Additive manufacturing (AM) – and laser powder bed fusion (LPBF) specifically – constructs geometry that would not be possible using standard manufacturing techniques. This geometric versatility allows integration of multiple components into a single part. While this practice can reduce weight and part count, there are also serious drawbacks. One is that the LPBF process can only build parts with a single material. This limitation generally results in over-designing some areas of the part to compensate for the compromise in material choice. Over-designing can lead to decreased functional efficiency, increased weight, etc. in LPBF parts. Methods to control the material composition spatially throughout a build would allow designers to experience the full benefits of functionality integration. Spatial composition control has been performed successfully in other AM processes – like directed energy deposition and material jetting – however, these processes are limited compared to LPBF in terms of material properties and can have inferior spatial resolution. This capability applied to the LPBF process would extend manufacturing abilities beyond what any of these AM processes can currently produce. A novel concept for spatial composition control – currently under development at Brigham Young University – utilizes liquid or liquid-encased dopants to selectively alter the composition of the powder bed, which is then fused with the substrate to form a solid part. This work is focused on evaluating the feasibility and usefulness of this novel composition control process. To do this, the present work evaluates two deposition methods that could be used; explores and maps the laser parameter process space for zirconia-doped SS 316L; and investigates the incorporation of zirconia dopant into SS 316L melt pools. In evaluating deposition methods, inkjet printing is recommended to be implemented as it performs better than direct write material extrusion in every assessed category. For the process space, the range of input parameters over which balling occurred expanded dramatically with the addition of zirconia dopant and shifted with changes in dopant input quantities. This suggests the need for composition-dependent adjustments to processing parameters in order to obtain desired properties in fused parts. Substantial amounts of dopant material were confirmed to be incorporated into the laser-fused melt tracks. Individual inclusions of 100 $nm$ particles distributed throughout the melt pool in SEM images. Howewver, EDX data shows that the majority of the incorporated dopant material is located around the edges of the melt pools. Variations of dopant deposition, drying, and laser scanning parameters should be studied to improve the resulting dopant incorporation and dispersion in single-track line scans. Area scans and multi-layer builds should also be performed to evaluate their effect on dopant content and dispersion in the fused region.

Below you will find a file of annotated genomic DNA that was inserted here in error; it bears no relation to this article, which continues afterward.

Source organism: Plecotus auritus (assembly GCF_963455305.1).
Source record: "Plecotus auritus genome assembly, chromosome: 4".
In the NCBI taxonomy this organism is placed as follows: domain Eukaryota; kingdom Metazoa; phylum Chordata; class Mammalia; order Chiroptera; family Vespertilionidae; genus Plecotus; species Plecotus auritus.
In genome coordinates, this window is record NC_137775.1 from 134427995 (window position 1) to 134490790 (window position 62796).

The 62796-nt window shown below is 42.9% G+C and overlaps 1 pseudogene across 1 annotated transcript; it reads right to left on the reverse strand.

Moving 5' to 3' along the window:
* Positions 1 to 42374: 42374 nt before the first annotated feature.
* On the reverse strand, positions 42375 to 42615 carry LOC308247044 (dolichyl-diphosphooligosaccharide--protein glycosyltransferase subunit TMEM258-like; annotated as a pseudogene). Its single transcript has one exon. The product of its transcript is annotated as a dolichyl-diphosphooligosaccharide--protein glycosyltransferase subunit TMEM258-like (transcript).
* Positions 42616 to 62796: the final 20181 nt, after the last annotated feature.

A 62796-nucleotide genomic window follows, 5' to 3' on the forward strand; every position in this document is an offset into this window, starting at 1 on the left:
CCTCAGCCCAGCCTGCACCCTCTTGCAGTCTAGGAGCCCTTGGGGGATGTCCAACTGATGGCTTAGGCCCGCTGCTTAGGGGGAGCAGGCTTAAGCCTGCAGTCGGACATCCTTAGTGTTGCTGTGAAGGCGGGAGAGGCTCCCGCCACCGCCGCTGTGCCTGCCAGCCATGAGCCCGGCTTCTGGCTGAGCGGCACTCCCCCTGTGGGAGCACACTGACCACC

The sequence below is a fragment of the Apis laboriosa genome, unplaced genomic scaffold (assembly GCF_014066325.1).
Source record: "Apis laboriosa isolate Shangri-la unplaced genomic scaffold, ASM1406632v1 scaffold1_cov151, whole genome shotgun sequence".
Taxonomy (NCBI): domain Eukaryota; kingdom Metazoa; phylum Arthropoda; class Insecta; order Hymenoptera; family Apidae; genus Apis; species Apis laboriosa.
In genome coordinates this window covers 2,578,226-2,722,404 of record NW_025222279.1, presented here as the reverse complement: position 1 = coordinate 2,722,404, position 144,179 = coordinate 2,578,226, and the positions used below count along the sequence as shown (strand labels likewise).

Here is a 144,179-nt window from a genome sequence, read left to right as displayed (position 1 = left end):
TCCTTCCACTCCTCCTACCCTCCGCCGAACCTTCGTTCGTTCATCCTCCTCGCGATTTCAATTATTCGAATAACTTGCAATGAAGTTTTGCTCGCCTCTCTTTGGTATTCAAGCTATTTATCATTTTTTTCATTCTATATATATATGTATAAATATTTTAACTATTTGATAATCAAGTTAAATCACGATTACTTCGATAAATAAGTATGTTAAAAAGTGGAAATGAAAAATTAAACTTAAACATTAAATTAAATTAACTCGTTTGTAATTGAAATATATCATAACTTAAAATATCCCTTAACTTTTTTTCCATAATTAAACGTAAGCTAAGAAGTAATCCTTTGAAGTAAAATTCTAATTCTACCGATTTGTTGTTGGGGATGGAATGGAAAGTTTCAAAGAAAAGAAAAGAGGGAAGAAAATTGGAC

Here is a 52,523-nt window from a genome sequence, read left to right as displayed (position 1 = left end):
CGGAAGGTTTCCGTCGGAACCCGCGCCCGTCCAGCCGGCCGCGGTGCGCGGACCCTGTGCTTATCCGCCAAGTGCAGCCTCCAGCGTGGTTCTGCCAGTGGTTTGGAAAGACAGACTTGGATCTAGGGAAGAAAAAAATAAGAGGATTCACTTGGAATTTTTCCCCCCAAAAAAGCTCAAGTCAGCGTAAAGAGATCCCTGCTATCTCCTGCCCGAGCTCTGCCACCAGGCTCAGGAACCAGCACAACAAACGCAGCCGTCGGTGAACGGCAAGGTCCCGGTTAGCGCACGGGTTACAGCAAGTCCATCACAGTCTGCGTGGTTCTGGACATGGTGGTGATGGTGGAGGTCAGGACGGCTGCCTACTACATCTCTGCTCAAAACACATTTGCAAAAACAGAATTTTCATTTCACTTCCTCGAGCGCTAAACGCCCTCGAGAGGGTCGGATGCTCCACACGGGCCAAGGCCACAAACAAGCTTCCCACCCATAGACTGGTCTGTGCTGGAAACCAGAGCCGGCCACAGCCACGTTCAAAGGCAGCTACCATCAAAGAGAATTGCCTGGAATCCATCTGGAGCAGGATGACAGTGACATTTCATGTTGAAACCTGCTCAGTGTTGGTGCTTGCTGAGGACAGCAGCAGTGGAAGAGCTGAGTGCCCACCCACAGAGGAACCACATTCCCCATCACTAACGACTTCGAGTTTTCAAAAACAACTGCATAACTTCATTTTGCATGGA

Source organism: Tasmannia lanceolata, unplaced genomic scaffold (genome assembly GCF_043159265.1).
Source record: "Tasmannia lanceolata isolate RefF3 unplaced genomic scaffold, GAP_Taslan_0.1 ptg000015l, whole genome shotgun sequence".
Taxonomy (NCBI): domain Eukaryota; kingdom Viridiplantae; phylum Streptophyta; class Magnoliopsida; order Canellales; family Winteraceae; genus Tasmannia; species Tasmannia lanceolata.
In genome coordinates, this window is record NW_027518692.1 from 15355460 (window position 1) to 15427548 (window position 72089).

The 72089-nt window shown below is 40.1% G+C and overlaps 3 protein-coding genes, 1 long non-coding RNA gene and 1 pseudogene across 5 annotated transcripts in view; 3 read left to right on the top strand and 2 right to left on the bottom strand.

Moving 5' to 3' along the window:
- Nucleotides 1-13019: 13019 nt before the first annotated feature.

College and Department

Ira A. Fulton College of Engineering and Technology; Mechanical Engineering



Date Submitted


Document Type





additive manufacturing, AM, laser powder bed fusion, LPBF, direct metal laser melting, DMLM, spatial composition control, liquid doping, melt pool characteristics, process maps



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Engineering Commons